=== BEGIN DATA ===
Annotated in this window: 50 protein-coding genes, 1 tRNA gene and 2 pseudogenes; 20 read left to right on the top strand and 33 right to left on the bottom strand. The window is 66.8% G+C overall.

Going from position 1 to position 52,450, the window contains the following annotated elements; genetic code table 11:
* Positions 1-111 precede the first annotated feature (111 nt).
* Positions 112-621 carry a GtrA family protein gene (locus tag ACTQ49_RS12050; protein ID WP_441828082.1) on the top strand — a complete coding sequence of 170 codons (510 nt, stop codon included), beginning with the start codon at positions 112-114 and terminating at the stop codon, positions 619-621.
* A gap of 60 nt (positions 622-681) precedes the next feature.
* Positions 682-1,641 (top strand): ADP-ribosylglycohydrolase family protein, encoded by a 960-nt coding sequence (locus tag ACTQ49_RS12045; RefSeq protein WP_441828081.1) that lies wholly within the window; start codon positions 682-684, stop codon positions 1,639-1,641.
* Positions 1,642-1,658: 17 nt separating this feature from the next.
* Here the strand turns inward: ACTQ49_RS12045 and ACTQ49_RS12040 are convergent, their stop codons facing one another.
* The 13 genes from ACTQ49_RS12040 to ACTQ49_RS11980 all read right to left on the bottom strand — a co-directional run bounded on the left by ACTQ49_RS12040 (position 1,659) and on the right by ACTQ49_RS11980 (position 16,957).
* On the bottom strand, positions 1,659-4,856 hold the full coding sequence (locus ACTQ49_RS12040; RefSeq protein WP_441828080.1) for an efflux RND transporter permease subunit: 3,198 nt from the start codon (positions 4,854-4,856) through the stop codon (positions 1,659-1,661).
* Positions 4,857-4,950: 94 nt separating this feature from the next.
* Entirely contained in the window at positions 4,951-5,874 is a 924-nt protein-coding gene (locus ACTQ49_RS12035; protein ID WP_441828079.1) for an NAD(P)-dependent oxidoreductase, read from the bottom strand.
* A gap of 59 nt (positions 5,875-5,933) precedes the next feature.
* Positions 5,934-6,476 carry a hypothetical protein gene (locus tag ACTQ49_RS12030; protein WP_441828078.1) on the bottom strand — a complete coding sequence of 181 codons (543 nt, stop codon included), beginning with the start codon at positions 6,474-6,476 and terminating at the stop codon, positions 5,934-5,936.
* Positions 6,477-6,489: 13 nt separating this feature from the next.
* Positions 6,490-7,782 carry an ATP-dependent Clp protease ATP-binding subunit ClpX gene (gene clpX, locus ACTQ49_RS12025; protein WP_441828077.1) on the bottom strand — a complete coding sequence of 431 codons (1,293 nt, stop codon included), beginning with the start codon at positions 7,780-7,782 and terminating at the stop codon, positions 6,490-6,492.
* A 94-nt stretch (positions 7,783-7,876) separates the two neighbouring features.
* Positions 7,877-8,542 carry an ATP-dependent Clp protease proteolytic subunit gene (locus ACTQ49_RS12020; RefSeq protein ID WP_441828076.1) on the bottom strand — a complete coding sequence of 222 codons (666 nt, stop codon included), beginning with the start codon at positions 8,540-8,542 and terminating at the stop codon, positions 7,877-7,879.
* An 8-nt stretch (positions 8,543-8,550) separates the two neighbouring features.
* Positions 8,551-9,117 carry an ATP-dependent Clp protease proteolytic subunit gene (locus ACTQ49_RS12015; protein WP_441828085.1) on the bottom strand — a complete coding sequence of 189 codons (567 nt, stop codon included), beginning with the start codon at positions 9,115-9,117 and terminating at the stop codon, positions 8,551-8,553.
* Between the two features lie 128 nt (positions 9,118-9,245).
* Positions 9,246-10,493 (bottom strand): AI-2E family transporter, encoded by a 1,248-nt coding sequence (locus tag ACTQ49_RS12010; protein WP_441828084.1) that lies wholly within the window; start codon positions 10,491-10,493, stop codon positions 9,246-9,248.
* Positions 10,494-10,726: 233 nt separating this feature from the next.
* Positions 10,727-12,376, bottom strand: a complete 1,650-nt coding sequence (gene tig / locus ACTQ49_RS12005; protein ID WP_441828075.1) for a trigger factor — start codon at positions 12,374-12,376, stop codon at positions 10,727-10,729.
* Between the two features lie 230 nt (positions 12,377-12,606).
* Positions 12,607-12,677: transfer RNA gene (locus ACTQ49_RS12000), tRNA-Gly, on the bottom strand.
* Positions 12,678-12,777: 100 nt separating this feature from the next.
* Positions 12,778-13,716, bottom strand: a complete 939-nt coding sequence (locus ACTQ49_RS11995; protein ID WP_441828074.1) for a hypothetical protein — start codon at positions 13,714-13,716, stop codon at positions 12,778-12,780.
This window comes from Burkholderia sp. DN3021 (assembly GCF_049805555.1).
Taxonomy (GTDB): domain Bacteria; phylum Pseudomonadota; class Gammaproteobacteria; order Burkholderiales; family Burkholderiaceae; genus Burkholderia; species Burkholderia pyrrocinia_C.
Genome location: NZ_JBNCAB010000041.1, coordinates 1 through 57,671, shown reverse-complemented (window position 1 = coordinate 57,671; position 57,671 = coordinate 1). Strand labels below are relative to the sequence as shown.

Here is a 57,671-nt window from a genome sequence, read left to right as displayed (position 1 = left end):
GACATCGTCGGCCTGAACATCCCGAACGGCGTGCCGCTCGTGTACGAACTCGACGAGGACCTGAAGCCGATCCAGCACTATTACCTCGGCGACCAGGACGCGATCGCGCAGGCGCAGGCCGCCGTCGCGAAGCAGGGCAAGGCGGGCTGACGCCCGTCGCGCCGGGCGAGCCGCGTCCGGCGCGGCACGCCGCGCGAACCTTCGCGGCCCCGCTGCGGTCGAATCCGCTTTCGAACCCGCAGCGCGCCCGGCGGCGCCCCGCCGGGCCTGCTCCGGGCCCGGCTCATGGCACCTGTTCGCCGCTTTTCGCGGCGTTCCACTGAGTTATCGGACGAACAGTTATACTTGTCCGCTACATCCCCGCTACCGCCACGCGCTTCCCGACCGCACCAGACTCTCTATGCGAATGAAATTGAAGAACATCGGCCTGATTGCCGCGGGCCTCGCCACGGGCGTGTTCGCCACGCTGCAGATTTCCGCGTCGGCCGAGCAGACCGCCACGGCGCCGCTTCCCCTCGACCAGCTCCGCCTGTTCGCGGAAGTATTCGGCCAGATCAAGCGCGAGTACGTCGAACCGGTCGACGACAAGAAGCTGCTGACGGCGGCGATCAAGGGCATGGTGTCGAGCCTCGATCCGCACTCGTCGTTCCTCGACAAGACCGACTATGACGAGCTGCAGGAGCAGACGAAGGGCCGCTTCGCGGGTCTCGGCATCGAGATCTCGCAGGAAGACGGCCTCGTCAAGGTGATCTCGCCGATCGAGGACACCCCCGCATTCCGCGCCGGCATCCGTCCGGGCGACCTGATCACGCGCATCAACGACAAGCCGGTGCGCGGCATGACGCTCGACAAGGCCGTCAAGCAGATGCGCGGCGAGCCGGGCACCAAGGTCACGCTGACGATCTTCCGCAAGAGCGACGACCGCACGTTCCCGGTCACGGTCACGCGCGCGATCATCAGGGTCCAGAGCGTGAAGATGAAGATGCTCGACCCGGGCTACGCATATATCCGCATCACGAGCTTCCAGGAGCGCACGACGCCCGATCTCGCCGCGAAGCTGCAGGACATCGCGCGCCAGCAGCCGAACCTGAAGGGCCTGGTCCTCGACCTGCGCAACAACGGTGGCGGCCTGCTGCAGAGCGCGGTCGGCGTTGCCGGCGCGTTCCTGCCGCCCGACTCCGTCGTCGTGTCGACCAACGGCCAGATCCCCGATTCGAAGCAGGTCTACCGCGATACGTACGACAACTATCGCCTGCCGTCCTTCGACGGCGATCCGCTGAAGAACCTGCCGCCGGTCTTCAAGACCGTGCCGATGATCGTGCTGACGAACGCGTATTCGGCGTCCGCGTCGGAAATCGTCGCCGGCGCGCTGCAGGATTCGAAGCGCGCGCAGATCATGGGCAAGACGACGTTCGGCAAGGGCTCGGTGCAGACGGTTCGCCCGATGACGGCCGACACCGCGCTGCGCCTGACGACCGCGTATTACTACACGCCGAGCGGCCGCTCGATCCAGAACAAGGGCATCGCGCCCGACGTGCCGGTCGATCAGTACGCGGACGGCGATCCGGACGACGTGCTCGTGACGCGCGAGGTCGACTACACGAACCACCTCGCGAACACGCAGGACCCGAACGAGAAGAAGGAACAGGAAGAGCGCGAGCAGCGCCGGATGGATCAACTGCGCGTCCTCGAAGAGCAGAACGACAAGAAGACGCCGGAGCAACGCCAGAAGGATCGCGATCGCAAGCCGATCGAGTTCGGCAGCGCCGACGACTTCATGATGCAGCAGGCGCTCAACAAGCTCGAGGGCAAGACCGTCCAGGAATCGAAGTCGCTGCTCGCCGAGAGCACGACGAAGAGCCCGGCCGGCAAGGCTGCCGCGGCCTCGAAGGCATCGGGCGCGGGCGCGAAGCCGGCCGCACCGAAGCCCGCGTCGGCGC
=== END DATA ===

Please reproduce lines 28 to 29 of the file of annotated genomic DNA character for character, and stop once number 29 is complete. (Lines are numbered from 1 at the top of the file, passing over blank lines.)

* Positions 12,778-13,716, bottom strand: a complete 939-nt coding sequence (locus ACTQ49_RS11995; protein ID WP_441828074.1) for a hypothetical protein — start codon at positions 13,714-13,716, stop codon at positions 12,778-12,780.
This window comes from Burkholderia sp. DN3021 (assembly GCF_049805555.1).